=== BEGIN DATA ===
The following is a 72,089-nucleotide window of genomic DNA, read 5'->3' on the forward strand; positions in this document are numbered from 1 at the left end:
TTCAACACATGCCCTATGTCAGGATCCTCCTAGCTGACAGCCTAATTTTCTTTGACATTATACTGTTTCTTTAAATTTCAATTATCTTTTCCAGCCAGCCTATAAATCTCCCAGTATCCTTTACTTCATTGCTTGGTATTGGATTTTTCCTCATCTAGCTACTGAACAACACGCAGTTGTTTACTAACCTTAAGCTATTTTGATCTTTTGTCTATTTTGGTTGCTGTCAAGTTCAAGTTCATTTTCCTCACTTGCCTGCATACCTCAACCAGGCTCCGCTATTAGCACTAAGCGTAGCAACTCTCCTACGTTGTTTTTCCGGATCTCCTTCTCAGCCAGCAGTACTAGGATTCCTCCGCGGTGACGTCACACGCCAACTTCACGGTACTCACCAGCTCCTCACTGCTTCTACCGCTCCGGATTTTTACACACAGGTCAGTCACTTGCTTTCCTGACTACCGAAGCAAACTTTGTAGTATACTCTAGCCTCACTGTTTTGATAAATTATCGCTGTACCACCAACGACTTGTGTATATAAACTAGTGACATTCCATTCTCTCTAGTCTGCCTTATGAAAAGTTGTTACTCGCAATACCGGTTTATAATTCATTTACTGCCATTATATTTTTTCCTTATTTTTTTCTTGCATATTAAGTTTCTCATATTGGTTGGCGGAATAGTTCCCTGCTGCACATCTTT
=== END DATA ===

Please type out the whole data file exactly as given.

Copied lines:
The following is a 72,089-nucleotide window of genomic DNA, read 5'->3' on the forward strand; positions in this document are numbered from 1 at the left end:
TTCAACACATGCCCTATGTCAGGATCCTCCTAGCTGACAGCCTAATTTTCTTTGACATTATACTGTTTCTTTAAATTTCAATTATCTTTTCCAGCCAGCCTATAAATCTCCCAGTATCCTTTACTTCATTGCTTGGTATTGGATTTTTCCTCATCTAGCTACTGAACAACACGCAGTTGTTTACTAACCTTAAGCTATTTTGATCTTTTGTCTATTTTGGTTGCTGTCAAGTTCAAGTTCATTTTCCTCACTTGCCTGCATACCTCAACCAGGCTCCGCTATTAGCACTAAGCGTAGCAACTCTCCTACGTTGTTTTTCCGGATCTCCTTCTCAGCCAGCAGTACTAGGATTCCTCCGCGGTGACGTCACACGCCAACTTCACGGTACTCACCAGCTCCTCACTGCTTCTACCGCTCCGGATTTTTACACACAGGTCAGTCACTTGCTTTCCTGACTACCGAAGCAAACTTTGTAGTATACTCTAGCCTCACTGTTTTGATAAATTATCGCTGTACCACCAACGACTTGTGTATATAAACTAGTGACATTCCATTCTCTCTAGTCTGCCTTATGAAAAGTTGTTACTCGCAATACCGGTTTATAATTCATTTACTGCCATTATATTTTTTCCTTATTTTTTTCTTGCATATTAAGTTTCTCATATTGGTTGGCGGAATAGTTCCCTGCTGCACATCTTT